From Publishers Weekly
Vivid portraits and interesting facts fill this engrossing chronicle of the creation and deployment of World War II's U.S. Army. BOMC and History Book Club selections in cloth. Photos.
Copyright 1992 Reed Business Information, Inc.
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From Library Journal
This is a brassy, forceful case study expanding the thesis of A Country Made by War ( LJ 6/1/89): the U.S., far from being a babe in the military woods, has been extraordinarily successful in developing and employing armed forces. Perret argues that in World War II the U.S. Army did so many things so well that its achievements have largely gone unnoticed. Trained and commanded by some of the world's best professional soldiers, American draftees lost only one battle: Kasserine Pass in 1943. Thereafter, neither Germans nor Japanese were able to do more than temporarily check an army that, from the forward foxholes to the desks of GHQ, demonstrated unusual ability to adapt to challenges and circumstances. Perret's colloquial style and clear narrative enhance his presentation of a wartime creation that by 1945 was years ahead of any of its counterparts. Recommended for all collections on World War II. Previewed in "The Day of Infamy in Print," LJ 9/1/91.--Ed.- Dennis E. Showalter, Colorado Coll., Colorado Springs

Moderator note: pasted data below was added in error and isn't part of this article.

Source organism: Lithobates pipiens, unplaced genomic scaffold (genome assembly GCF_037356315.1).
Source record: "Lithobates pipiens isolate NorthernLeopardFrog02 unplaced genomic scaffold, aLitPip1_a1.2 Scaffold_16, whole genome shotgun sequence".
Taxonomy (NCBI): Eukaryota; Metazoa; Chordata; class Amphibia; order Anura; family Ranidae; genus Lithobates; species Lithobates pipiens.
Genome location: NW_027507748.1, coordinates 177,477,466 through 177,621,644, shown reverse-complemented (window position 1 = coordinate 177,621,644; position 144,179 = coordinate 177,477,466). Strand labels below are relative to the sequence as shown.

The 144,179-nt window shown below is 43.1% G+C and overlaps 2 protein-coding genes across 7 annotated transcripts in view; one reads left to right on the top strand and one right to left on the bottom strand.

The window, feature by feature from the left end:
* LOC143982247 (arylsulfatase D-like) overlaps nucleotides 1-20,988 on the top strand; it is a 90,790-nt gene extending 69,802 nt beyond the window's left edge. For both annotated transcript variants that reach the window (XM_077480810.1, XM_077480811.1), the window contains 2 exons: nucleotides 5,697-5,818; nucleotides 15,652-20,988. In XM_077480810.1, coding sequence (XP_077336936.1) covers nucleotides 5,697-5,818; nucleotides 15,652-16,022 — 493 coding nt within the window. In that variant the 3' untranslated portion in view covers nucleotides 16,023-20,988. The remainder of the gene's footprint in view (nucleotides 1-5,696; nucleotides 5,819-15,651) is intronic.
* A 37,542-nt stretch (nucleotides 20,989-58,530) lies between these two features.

Copyright 1991 Reed Business Information, Inc.
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